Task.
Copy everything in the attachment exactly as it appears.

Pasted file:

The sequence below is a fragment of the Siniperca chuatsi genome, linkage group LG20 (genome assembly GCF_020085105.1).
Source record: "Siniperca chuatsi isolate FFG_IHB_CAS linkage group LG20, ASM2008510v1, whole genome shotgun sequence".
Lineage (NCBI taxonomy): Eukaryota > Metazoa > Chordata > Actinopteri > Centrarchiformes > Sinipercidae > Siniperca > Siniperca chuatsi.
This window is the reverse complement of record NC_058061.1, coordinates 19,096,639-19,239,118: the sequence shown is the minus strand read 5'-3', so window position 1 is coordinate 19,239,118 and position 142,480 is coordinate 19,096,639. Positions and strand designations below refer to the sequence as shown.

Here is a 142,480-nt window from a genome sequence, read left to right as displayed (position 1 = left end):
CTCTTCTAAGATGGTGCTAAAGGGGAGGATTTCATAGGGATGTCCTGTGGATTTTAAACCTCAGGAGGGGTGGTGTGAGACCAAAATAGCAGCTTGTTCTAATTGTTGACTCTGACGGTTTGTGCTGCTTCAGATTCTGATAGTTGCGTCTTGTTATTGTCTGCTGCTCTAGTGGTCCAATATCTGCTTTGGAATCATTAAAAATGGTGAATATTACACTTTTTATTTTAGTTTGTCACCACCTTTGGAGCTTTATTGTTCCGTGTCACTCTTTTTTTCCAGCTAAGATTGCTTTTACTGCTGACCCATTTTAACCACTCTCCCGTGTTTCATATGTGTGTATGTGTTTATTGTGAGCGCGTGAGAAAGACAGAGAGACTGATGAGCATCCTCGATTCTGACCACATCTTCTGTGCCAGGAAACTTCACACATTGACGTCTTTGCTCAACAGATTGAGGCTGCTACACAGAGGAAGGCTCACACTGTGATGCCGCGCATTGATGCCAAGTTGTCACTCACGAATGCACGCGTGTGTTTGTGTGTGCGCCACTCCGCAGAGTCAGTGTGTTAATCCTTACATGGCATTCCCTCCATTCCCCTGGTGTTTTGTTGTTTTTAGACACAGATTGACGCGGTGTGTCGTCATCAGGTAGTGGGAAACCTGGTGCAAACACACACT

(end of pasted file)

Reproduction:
The sequence below is a fragment of the Siniperca chuatsi genome, linkage group LG20 (genome assembly GCF_020085105.1).
Source record: "Siniperca chuatsi isolate FFG_IHB_CAS linkage group LG20, ASM2008510v1, whole genome shotgun sequence".
Lineage (NCBI taxonomy): Eukaryota > Metazoa > Chordata > Actinopteri > Centrarchiformes > Sinipercidae > Siniperca > Siniperca chuatsi.
This window is the reverse complement of record NC_058061.1, coordinates 19,096,639-19,239,118: the sequence shown is the minus strand read 5'-3', so window position 1 is coordinate 19,239,118 and position 142,480 is coordinate 19,096,639. Positions and strand designations below refer to the sequence as shown.

Here is a 142,480-nt window from a genome sequence, read left to right as displayed (position 1 = left end):
CTCTTCTAAGATGGTGCTAAAGGGGAGGATTTCATAGGGATGTCCTGTGGATTTTAAACCTCAGGAGGGGTGGTGTGAGACCAAAATAGCAGCTTGTTCTAATTGTTGACTCTGACGGTTTGTGCTGCTTCAGATTCTGATAGTTGCGTCTTGTTATTGTCTGCTGCTCTAGTGGTCCAATATCTGCTTTGGAATCATTAAAAATGGTGAATATTACACTTTTTATTTTAGTTTGTCACCACCTTTGGAGCTTTATTGTTCCGTGTCACTCTTTTTTTCCAGCTAAGATTGCTTTTACTGCTGACCCATTTTAACCACTCTCCCGTGTTTCATATGTGTGTATGTGTTTATTGTGAGCGCGTGAGAAAGACAGAGAGACTGATGAGCATCCTCGATTCTGACCACATCTTCTGTGCCAGGAAACTTCACACATTGACGTCTTTGCTCAACAGATTGAGGCTGCTACACAGAGGAAGGCTCACACTGTGATGCCGCGCATTGATGCCAAGTTGTCACTCACGAATGCACGCGTGTGTTTGTGTGTGCGCCACTCCGCAGAGTCAGTGTGTTAATCCTTACATGGCATTCCCTCCATTCCCCTGGTGTTTTGTTGTTTTTAGACACAGATTGACGCGGTGTGTCGTCATCAGGTAGTGGGAAACCTGGTGCAAACACACACT